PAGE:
Personal Stories, Advocacy
By: Wayne Dornan
Komen AIS Member
My life was turned upside down in 2008 when I received the devastating news that I had stage IIB breast cancer. Like most men who are diagnosed with breast cancer, I found it completely by accident (getting breast cancer is not really something we think about).
It was such a roller coaster ride. I found the lump in the shower on a Friday morning, had an ultrasound that afternoon, a biopsy the following Monday and by Wednesday (coincidentally, my birthday!) I was having surgery.
I remember hearing the words, "you have invasive ductal carcinoma," and feeling shattered to the core. At first, I was embarrassed by my diagnosis… as if somehow it would be better if I had a "male form" of cancer. But I quickly decided that I would take this disease head-on. It would not define me or change the way I lived.
When my chemotherapy made me feel like lying down, I'd go play golf. When it made me feel sick, I'd have something to eat. My family was incredibly supportive throughout my journey (albeit surprised to learn that I had breast cancer), and while I have yet to meet another male breast cancer survivor, I found support in many places.
I felt called to share my unique experience with others, so I retired early from my position as Academic Dean at Utah Valley University, and I began to write. When I finished my book, I decided it was time to get involved with my local Komen Affiliate – Komen Greater Nashville.
Through the local Race, I was connected with Komen's Advocates in Science (AIS) program – a community of dedicated volunteer advocates who bring a patient voice to research and advocacy. In 2015, I was appointed to be a member of the AIS. My first opportunity to really make an impact came when I was awarded a Travel Scholarship to attend the 2016 Susan G. Komen Advocacy Summit in Washington, D.C. It was my first time as a male breast cancer survivor to attend any event that focused on breast cancer.
We had three asks for our elected representatives:
The Summit began with a training where we learned the basics about the legislative process and I probably made the biggest faux pas of my life. I asked the very distinguished woman sitting next to me, "Are you with Susan G. Komen, or are you a supporter of the organization?" She very politely turned to me and said, "My name is Nancy Brinker, and I am the founder of Susan G. Komen. Susan Komen was my sister."
How do you respond to something like that?! Nancy Brinker (who I had obviously never met) is my hero, and I was mortified. Her work with breast cancer has affected millions of breast cancer survivors, and saved countless lives; her dedication to curing this disease is truly remarkable. After sitting with her for over two hours that afternoon, I realized that she is a very special person, and so dedicated to what she is doing. It was truly an honor to meet her.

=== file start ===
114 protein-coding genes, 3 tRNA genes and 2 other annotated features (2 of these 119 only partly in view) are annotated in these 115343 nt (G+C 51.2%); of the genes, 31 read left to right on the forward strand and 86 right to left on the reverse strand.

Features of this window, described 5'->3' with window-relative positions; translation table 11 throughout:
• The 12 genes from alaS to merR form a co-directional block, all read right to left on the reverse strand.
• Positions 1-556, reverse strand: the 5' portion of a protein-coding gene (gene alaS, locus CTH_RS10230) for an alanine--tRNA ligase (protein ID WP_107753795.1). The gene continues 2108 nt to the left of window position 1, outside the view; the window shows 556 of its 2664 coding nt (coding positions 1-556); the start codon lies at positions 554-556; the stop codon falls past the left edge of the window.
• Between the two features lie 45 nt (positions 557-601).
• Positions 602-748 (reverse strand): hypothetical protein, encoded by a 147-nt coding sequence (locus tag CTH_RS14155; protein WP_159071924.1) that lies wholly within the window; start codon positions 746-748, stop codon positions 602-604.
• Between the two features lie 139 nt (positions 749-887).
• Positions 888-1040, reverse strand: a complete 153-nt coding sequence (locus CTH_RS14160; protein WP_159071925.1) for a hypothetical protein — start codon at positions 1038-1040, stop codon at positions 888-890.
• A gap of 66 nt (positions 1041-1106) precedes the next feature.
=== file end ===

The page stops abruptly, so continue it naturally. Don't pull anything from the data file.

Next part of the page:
As we prepared for our meetings the next day, one of our three federal policy priorities really started to speak to me: oral parity. While most chemotherapy drugs used for cancer treatment are administered intravenously, many are now available in oral form. Unfortunately, insurance coverage has not kept pace, and some patients may face out-of-pocket expenses as high as $5,000 – $10,000 a month! I realized that although there are two bipartisan bills currently supporting oral parity (one in the Senate, and one in the House), no legislator from my state of Tennessee had signed on to co-sponsor.
So, during our meetings the next day, we pushed really hard, asking our legislators to support oral parity. And it worked! At the end of the day we received an email from a congressional staffer that said Congressmen Scott DesJarlais (TN-4) had just co-sponsored the bill in the House. When we heard the news, we all gave each other a congratulatory hug! Since then, we have learned that Congressman Marsha Blackburn (TN-7) also signed as a co-sponsor.
That moment was just one highlight from a truly remarkable experience. Everyone on the Hill with us that day was proud to support Komen and eager to make an impact in the fight against breast cancer – from the Capitol police officers to the members of Congress.
Personally, I felt welcomed and empowered to be surrounded by people who have such a passion and dedication to not only ending breast cancer, but also to improving the quality of life for the millions of people who have been affected by this disease.
I just celebrated eight years cancer-free (also known as, my birthday) and I'm proud to say that what once made me uncomfortable now feels like a badge of honor. I will continue to do everything in my power to help eliminate breast cancer forever.
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